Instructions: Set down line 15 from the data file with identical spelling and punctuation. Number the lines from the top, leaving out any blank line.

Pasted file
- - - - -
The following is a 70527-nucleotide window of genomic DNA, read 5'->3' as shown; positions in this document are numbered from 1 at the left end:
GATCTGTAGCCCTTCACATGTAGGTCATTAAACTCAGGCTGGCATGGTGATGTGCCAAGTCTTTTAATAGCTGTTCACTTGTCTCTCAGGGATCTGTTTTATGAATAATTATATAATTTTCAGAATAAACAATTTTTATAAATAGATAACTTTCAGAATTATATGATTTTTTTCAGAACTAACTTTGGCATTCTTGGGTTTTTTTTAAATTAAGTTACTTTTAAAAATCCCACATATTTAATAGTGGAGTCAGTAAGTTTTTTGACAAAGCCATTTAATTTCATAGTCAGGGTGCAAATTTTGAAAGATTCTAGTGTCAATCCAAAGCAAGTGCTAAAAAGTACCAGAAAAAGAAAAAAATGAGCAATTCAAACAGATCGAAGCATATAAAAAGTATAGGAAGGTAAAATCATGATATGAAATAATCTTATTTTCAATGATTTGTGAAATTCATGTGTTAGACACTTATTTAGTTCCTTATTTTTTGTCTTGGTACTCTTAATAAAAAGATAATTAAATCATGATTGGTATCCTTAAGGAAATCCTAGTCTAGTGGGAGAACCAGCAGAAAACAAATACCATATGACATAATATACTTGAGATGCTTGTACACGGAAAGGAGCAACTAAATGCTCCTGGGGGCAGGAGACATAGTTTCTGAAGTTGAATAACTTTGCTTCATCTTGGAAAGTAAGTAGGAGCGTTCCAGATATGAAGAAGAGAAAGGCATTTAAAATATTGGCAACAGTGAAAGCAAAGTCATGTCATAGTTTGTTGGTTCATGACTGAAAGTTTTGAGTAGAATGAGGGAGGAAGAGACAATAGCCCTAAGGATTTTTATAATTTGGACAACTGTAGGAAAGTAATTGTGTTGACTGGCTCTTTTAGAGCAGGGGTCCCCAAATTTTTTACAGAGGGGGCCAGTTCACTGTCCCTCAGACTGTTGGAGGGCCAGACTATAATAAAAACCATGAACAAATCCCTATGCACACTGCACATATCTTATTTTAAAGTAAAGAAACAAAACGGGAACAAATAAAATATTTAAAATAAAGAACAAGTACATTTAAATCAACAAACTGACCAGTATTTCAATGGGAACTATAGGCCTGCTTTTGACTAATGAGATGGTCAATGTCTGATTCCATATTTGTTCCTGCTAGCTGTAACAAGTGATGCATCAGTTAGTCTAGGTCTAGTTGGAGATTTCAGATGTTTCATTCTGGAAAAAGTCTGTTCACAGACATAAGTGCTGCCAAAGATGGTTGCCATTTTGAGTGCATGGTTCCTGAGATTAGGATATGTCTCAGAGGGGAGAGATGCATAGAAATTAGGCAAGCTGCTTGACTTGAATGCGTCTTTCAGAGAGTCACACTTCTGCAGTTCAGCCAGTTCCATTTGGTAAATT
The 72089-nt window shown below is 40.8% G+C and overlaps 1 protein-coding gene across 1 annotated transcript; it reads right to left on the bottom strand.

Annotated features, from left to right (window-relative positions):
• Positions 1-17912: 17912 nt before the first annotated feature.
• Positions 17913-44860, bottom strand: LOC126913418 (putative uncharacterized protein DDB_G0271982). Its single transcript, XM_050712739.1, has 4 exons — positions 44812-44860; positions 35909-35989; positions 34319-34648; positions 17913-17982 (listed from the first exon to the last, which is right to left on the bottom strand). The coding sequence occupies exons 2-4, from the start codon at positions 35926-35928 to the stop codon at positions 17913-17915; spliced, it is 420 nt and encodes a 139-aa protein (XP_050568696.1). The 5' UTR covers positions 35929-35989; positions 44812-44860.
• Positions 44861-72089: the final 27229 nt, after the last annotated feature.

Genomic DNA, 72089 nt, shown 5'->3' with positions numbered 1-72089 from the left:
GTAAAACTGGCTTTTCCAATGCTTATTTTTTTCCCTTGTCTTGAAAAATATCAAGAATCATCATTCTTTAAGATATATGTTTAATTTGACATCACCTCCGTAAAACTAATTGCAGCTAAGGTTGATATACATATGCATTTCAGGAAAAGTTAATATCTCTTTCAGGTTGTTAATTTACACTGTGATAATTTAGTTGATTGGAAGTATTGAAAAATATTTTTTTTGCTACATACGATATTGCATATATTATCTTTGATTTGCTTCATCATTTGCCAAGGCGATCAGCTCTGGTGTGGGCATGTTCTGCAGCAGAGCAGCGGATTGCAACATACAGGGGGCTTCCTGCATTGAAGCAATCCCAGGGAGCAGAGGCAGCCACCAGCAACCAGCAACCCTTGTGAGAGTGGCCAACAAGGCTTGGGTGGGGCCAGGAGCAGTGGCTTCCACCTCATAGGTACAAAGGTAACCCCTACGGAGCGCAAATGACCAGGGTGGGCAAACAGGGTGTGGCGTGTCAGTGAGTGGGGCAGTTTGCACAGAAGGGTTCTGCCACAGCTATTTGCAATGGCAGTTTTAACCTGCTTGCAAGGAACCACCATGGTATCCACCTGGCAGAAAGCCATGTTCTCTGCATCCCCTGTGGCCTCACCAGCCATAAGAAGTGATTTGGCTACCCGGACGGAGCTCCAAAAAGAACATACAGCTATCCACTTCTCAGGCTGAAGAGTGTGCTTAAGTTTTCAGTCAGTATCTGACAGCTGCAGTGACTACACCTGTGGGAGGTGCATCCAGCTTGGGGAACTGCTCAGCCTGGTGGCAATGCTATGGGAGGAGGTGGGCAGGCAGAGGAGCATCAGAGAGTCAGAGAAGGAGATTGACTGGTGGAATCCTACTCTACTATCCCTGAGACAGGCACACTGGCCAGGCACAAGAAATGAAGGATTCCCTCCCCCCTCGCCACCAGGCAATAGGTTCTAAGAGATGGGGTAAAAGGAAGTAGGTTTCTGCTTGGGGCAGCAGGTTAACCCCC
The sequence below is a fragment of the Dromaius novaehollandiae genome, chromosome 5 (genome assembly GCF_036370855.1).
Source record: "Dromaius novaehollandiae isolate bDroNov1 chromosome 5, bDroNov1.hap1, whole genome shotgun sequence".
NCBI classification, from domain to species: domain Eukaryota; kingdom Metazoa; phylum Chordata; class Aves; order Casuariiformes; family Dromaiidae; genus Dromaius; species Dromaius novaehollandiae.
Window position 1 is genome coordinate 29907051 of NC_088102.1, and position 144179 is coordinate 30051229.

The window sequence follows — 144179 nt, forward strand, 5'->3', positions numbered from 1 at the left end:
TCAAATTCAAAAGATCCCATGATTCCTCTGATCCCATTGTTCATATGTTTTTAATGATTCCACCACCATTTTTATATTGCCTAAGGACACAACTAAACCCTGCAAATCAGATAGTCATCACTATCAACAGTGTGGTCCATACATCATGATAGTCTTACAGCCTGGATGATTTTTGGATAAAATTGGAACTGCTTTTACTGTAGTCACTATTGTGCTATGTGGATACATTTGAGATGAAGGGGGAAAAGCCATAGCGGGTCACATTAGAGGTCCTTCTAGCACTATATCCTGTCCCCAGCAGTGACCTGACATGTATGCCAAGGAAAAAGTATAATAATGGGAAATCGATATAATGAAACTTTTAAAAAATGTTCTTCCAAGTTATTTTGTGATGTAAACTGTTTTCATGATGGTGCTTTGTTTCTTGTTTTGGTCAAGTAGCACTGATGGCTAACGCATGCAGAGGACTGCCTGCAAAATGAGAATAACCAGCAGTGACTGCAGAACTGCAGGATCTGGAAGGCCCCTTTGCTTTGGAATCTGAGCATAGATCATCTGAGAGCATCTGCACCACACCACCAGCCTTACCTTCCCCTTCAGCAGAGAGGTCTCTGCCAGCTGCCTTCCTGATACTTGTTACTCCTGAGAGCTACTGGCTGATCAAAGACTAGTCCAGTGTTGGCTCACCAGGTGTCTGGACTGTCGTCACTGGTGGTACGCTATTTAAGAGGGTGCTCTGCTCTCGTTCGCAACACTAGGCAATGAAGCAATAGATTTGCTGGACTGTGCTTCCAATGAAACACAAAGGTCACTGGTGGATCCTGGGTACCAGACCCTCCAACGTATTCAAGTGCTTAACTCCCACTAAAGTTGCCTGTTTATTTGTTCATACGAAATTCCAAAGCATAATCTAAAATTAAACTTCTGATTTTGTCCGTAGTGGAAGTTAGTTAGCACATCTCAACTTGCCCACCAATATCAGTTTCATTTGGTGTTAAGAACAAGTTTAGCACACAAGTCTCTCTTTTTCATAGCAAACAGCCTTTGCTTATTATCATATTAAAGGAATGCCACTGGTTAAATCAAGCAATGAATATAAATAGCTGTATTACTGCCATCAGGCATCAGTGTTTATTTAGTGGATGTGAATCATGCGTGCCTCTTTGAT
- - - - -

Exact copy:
TCAAATTCAAAAGATCCCATGATTCCTCTGATCCCATTGTTCATATGTTTTTAATGATTCCACCACCATTTTTATATTGCCTAAGGACACAACTAAACCCTGCAAATCAGATAGTCATCACTATCAACAGTGTGGTCCATACATCATGATAGTCTTACAGCCTGGATGATTTTTGGATAAAATTGGAACTGCTTTTACTGTAGTCACTATTGTGCTATGTGGATACATTTGAGATGAAGGGGGAAAAGCCATAGCGGGTCACATTAGAGGTCCTTCTAGCACTATATCCTGTCCCCAGCAGTGACCTGACATGTATGCCAAGGAAAAAGTATAATAATGGGAAATCGATATAATGAAACTTTTAAAAAATGTTCTTCCAAGTTATTTTGTGATGTAAACTGTTTTCATGATGGTGCTTTGTTTCTTGTTTTGGTCAAGTAGCACTGATGGCTAACGCATGCAGAGGACTGCCTGCAAAATGAGAATAACCAGCAGTGACTGCAGAACTGCAGGATCTGGAAGGCCCCTTTGCTTTGGAATCTGAGCATAGATCATCTGAGAGCATCTGCACCACACCACCAGCCTTACCTTCCCCTTCAGCAGAGAGGTCTCTGCCAGCTGCCTTCCTGATACTTGTTACTCCTGAGAGCTACTGGCTGATCAAAGACTAGTCCAGTGTTGGCTCACCAGGTGTCTGGACTGTCGTCACTGGTGGTACGCTATTTAAGAGGGTGCTCTGCTCTCGTTCGCAACACTAGGCAATGAAGCAATAGATTTGCTGGACTGTGCTTCCAATGAAACACAAAGGTCACTGGTGGATCCTGGGTACCAGACCCTCCAACGTATTCAAGTGCTTAACTCCCACTAAAGTTGCCTGTTTATTTGTTCATACGAAATTCCAAAGCATAATCTAAAATTAAACTTCTGATTTTGTCCGTAGTGGAAGTTAGTTAGCACATCTCAACTTGCCCACCAATATCAGTTTCATTTGGTGTTAAGAACAAGTTTAGCACACAAGTCTCTCTTTTTCATAGCAAACAGCCTTTGCTTATTATCATATTAAAGGAATGCCACTGGTTAAATCAAGCAATGAATATAAATAGCTGTATTACTGCCATCAGGCATCAGTGTTTATTTAGTGGATGTGAATCATGCGTGCCTCTTTGAT